Here is another fun second grade lesson adapted from this 5th grade lesson (Farren Johnson…in the Art Room). This was my first time to use chalk pastels with second graders and they did such a great job!
A second grade student suggested that we create art based on the night sky and I got super excited. When it comes to the night sky I’m not sure anything can top the Northern Lights. Plus there is the added bonus of including the science behind the lights. Our school is focusing on raising our science scores this year so any science done in the enrichment classes will help with that.
I started the lesson by explaining what the lights are and how they work to the students. Then we looked at this time lapse video of the lights.
I paused the video a few times so they could ask questions and to explain some different things like why the stars look like they are moving (YAY more science! Its not the stars moving guys WE’RE the ones moving!) and the shapes of the trees making sure to include the term silhouette.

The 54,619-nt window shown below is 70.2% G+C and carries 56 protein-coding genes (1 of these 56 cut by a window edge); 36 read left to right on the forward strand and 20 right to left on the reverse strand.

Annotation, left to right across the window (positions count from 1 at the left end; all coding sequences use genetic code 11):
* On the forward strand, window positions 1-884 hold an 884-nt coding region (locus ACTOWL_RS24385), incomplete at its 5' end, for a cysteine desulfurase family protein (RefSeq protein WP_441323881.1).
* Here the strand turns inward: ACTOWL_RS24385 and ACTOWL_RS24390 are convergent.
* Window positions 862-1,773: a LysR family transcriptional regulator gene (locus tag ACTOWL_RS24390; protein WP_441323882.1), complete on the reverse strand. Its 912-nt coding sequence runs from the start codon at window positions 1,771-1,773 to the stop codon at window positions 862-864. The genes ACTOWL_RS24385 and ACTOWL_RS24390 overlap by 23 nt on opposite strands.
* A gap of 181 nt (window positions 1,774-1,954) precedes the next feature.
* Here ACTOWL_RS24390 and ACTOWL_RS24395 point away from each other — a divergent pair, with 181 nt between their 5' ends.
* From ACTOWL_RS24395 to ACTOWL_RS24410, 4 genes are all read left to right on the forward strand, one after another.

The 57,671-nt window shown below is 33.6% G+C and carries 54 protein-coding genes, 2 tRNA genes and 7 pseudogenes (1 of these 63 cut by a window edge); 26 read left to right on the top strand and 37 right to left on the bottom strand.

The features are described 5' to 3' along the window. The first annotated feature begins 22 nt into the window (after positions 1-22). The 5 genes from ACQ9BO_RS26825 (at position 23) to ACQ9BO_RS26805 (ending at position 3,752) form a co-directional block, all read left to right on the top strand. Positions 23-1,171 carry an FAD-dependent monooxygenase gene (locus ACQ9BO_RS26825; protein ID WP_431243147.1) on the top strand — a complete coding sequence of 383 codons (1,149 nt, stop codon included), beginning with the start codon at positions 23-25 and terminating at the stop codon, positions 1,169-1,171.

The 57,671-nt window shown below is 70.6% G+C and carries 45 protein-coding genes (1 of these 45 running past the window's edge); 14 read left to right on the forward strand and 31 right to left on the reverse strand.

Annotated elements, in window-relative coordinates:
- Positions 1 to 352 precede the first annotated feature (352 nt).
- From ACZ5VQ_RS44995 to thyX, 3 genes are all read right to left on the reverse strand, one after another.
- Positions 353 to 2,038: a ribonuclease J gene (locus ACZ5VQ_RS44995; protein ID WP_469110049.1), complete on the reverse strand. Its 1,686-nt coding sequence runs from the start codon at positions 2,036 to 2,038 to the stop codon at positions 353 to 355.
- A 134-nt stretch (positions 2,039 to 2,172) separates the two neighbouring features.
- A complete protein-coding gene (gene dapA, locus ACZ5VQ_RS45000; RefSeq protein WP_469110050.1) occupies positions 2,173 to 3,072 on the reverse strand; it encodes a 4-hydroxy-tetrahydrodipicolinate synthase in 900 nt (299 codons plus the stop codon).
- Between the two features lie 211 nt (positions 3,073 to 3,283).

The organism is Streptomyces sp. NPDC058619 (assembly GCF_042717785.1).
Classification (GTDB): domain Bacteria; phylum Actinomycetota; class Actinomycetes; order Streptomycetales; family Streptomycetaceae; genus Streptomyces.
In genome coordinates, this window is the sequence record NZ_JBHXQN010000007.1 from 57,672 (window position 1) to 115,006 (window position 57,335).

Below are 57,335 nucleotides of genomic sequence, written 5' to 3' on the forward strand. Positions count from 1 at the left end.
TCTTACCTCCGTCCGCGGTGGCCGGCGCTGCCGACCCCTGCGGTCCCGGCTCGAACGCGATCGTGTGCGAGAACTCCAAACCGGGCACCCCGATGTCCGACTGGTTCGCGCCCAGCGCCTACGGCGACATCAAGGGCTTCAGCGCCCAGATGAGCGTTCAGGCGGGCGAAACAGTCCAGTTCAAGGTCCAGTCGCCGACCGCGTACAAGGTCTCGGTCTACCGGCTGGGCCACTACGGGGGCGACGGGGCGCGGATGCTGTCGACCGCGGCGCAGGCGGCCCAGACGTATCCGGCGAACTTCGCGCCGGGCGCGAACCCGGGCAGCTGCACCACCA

Then we got to work! We passed out black construction paper, white crayons (name writing only), chalk pastels and paper towels or tissues. I showed them how to turn the chalk sideways and rub it on the paper and then we used the paper towels to smudge it around. I showed the how different it looks smudging with hands vs towel/tissues and we agreed the towel/tissue method worked best for us.
Then we used black tempera paint to create the ground.
I gave a few different demonstrations on making the trees. We talked about how the dry brush makes great scratchy tree-like lines. I described the motion the brush needs to make as “sweeping a broom” across your painting. In the classes where we were a little ahead of schedule we also took some time to practice on scrap paper.
Then we got to painting our trees. We started by painting a skinny line up from the ground. Then without getting any more paint we started at the bottom of the tree and swept our brush up slowly from side to side making smaller strokes as we got to the top. When the students finished their trees they turned the brush around and added white dots with the end of the brush to make the stars. These have been a big hit so far, every grade has loved seeing them as the 2nd graders finish up.